Peter Alexander Greenlaw "Pete" Quaife (31 December 1943 – 23 June 2010) was an English musician, artist and author. He was a founding member and the original bass guitarist for The Kinks, from 1963 until 1969. He also sang backing vocals on some of their records.
Quaife founded a group known as The Ravens in 1963 with brothers Ray and Dave Davies. In late 1963 or early 1964, they changed their name to The Kinks, and hired Mick Avory as a drummer. The group scored several major international hits throughout the 1960s. Their early singles, including "You Really Got Me" and "All Day and All of the Night", have been cited as an early influence on the hard rock and heavy metal genres. In the band's early days, Quaife, who was generally regarded as the best-looking member, was often their spokesman. Following a ban from touring the United States in 1965, The Kinks focused their efforts on the UK market. Singles such as "Sunny Afternoon" (1966) and "Waterloo Sunset" (1967) showcased lead singer Ray Davies' observational writing style and became Top Ten hits throughout Europe and the UK. Quaife played an important role on the group's influential album The Kinks Are the Village Green Preservation Society, which featured a strong theme of nostalgia. He departed from The Kinks in 1969 and formed the band Mapleoak, which he left in April 1970.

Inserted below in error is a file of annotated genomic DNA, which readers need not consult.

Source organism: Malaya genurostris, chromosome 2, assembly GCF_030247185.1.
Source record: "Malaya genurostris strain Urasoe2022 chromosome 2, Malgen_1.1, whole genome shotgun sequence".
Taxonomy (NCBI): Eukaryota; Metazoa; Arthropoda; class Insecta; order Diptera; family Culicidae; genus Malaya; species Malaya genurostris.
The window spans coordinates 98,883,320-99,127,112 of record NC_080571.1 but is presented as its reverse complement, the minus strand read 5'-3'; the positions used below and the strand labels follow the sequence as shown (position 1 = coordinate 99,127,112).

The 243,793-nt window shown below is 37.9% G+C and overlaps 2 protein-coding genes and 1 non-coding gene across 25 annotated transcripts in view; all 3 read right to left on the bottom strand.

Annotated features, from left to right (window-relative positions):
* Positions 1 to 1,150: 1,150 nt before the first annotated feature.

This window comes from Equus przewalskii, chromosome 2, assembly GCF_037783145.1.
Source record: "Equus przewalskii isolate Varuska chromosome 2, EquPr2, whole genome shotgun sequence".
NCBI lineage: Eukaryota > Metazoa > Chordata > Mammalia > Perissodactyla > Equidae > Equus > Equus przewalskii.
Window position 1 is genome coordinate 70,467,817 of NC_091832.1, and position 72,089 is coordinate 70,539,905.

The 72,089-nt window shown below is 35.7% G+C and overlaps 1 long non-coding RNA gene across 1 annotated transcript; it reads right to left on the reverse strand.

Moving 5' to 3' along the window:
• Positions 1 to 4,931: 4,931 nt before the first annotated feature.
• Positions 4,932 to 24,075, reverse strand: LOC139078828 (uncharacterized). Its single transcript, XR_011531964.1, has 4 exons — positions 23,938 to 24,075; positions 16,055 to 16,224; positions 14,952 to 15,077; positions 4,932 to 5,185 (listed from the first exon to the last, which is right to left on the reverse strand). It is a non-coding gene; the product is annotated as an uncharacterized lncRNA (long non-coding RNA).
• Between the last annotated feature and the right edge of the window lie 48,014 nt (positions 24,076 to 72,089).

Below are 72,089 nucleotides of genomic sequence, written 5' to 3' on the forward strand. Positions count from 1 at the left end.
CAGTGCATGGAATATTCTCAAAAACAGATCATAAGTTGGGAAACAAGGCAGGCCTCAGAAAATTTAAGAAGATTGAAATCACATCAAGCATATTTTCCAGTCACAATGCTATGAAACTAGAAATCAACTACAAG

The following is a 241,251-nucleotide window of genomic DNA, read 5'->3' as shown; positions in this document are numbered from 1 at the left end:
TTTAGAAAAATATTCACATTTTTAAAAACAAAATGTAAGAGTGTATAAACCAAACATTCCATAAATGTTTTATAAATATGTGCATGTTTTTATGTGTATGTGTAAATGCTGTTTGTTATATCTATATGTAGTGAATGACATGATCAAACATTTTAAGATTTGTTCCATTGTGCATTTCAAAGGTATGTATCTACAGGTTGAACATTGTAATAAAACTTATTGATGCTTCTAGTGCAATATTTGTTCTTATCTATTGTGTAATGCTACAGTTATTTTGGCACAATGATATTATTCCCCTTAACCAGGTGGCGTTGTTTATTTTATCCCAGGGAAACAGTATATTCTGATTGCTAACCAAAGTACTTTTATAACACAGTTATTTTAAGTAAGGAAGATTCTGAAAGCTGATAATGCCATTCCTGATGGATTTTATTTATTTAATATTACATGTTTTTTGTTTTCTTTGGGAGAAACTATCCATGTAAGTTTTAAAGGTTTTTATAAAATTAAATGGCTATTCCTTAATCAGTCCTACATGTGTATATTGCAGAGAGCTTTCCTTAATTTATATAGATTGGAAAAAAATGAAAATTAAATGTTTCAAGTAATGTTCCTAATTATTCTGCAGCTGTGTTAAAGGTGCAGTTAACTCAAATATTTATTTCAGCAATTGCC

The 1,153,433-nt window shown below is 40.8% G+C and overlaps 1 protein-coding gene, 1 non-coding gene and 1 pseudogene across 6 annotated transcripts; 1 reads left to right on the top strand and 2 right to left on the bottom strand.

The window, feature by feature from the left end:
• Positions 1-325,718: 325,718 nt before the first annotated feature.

After retiring from the music business, Quaife resided in Denmark throughout the 1970s. He relocated to Belleville, Ontario in 1980, where he worked as a cartoonist and artist. He was diagnosed with renal failure in 1998 and moved back to Denmark in 2005. Quaife died in June 2010 of kidney failure.